Sample size was calculated before the start of the study. The data were analyzed using the statistical package SPSS for windows 16.0 (SPSS, Chicago, Il, USA). Means, standard deviations, medians, and ranges were calculated for descriptive purposes. Comparison of patient characteristics, response to stimulation regime in terms of follicle size, perifollicular blood flow, endometrial thickness, and endometrial blood flow as well as the comparison of parameters in patients who conceived and those who did not were done using chi-square test and Student's t-test, as the appropriate tests. P values less than 0.05 were considered statistically significant [Table 1] and [Table 2] . Primary objective, i.e., pregnancy rates in the two groups was compared using chi-square test while the secondary objective that included all the continuous variables were compared using Student's t-test and Wilcoxon rank-sum test.
| Results|| |
The study comprised 94 women with unexplained infertility who underwent 241 cycles of controlled ovarian stimulation and IUI. In group A (letrozole + gonadotropins), 47 women were recruited who underwent 120 cycles of controlled ovarian stimulation followed by IUI. Out of these women, 35 underwent three cycles, three underwent two cycles, and the remaining nine underwent one cycle. In group B (CC + gonadotropin) also, 47 women were recruited, of whom 35 underwent three cycles, four underwent two cycles, and eight underwent only one cycle. The cause of noncompletion of three cycles of ovarian stimulation was either conception, refusal by the patient, or lost to follow-up.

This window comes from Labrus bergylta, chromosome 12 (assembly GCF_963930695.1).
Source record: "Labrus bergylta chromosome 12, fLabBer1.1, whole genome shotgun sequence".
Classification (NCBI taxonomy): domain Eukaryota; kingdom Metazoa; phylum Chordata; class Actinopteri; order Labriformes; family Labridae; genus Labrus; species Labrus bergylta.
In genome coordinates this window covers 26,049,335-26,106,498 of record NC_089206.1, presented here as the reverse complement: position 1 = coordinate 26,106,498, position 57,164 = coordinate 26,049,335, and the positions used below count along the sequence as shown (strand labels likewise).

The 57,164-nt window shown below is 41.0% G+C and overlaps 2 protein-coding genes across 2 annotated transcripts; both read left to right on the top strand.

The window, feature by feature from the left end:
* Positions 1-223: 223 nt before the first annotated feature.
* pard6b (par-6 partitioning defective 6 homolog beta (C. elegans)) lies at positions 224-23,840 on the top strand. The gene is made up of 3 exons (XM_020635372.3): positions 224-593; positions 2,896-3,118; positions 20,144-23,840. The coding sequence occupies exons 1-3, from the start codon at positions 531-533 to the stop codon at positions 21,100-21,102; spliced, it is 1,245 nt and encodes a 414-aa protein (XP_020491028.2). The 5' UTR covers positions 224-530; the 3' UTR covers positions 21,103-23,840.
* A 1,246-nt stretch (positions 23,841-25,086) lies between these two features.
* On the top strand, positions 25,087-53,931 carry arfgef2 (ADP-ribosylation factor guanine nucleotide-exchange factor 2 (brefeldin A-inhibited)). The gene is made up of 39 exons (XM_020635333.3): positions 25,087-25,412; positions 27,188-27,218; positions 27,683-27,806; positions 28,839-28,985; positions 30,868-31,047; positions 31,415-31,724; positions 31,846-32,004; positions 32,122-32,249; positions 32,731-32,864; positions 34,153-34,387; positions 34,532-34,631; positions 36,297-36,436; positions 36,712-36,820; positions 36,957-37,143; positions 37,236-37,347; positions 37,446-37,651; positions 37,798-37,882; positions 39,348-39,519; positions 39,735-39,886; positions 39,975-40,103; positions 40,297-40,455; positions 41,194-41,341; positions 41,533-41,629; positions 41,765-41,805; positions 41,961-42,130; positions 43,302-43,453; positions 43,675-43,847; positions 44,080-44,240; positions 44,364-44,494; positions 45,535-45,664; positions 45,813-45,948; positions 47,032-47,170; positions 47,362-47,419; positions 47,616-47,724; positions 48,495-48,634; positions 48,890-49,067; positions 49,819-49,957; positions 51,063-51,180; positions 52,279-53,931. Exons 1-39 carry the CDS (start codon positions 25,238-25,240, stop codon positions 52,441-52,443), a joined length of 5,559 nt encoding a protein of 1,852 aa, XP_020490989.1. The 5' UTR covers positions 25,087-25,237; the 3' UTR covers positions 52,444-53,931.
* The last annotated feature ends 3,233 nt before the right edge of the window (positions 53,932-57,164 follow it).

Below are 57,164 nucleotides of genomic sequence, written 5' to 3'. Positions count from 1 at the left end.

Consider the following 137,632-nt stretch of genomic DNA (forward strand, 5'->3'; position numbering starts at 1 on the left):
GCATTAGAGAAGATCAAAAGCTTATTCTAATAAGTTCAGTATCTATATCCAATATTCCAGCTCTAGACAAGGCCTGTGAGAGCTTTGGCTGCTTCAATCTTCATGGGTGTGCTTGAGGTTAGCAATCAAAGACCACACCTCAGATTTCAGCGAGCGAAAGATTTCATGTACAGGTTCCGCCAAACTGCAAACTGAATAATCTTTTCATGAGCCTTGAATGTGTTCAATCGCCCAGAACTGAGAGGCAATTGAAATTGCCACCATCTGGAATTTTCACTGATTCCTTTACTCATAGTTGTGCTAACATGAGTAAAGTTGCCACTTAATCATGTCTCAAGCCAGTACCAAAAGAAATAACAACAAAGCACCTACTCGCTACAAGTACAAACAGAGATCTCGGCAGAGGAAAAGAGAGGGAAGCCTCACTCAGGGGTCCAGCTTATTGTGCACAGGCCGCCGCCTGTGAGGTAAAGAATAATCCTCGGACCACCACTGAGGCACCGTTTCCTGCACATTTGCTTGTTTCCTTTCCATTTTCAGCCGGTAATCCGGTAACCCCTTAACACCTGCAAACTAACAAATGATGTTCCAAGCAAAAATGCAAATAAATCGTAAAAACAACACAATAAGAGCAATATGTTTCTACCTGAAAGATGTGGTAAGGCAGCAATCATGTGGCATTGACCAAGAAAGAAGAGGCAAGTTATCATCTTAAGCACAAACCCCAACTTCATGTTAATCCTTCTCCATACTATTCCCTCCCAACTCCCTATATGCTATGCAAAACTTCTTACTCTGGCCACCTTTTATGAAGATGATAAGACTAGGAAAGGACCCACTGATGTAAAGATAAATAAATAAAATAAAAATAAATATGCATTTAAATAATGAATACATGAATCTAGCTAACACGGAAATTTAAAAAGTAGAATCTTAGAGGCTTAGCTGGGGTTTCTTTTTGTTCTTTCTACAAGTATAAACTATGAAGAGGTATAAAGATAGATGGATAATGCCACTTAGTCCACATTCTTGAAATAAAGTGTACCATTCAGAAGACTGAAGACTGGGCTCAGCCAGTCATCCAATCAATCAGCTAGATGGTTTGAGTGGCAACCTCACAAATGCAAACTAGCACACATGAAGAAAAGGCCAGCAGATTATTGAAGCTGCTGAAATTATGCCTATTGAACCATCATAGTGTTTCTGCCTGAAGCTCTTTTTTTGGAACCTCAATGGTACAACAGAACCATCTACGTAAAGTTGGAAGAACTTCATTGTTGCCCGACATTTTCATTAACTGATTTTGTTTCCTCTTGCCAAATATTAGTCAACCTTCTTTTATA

Pregnancy rate per patient in group A (letrozole + gonadotropin) was 8.5% while in group B (CC + gonadotropin), it was 17.0%. Though the pregnancy rate in group B was double than that seen in group A, the P value with respect to the number of pregnancies in the two groups was 0.216 that is statistically not significant. The pregnancy rates per cycle were 3.3% and 6.6% in group A and group B, respectively, (P value > 0.05).
The number of follicles per cycle was significantly higher in the CC + gonadotropin group as compared to the letrozole + gonadotropins group. The average number of follicles per cycle in group A was 1.39 ± 0.617 while in group B it was 1.77 ± 0.99 (P value < 0.001). In both group A and group B, grade 4 perifollicular blood flow was observed in 22 patients (46.81%). The difference with respect to the grades of perifollicular blood flow was statistically insignificant (P value > 0.05).